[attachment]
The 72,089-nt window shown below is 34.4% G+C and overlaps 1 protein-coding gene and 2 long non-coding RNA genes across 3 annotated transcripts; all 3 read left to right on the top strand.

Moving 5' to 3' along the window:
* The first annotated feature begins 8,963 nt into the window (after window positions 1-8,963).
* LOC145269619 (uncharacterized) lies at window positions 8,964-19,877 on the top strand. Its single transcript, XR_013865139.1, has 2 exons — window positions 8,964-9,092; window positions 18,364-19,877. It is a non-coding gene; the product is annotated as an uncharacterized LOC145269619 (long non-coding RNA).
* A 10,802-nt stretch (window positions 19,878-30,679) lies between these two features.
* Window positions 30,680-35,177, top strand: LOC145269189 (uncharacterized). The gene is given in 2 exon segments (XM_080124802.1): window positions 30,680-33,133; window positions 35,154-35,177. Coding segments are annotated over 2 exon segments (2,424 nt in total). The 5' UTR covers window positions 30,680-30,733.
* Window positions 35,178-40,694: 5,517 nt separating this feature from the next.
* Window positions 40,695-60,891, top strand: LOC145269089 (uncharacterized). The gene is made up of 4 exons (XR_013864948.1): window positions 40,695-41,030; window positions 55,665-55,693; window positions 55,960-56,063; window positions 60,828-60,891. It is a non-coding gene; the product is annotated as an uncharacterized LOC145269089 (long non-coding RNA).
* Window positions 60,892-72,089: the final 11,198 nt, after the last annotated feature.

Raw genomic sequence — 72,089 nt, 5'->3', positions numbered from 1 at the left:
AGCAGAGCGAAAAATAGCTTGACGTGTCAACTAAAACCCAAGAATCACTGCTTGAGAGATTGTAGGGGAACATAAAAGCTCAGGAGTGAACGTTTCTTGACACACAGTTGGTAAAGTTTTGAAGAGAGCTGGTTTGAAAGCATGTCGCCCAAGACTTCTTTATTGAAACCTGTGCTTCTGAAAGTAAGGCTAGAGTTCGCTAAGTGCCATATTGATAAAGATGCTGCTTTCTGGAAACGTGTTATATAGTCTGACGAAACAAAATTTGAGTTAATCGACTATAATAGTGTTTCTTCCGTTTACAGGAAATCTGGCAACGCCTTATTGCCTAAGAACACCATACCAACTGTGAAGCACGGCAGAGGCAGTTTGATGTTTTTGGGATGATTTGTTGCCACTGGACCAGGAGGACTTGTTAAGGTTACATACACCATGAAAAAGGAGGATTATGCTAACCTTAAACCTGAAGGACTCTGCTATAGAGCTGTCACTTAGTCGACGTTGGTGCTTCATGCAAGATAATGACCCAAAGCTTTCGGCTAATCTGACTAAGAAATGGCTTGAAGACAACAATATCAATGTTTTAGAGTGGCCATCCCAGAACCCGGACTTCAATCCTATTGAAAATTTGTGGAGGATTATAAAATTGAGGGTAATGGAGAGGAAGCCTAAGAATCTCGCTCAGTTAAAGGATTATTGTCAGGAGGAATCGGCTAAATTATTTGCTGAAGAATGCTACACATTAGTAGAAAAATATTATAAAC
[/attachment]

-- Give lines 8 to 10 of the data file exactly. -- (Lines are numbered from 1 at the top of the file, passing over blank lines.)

* Window positions 40,695-60,891, top strand: LOC145269089 (uncharacterized). The gene is made up of 4 exons (XR_013864948.1): window positions 40,695-41,030; window positions 55,665-55,693; window positions 55,960-56,063; window positions 60,828-60,891. It is a non-coding gene; the product is annotated as an uncharacterized LOC145269089 (long non-coding RNA).
* Window positions 60,892-72,089: the final 11,198 nt, after the last annotated feature.

Raw genomic sequence — 72,089 nt, 5'->3', positions numbered from 1 at the left: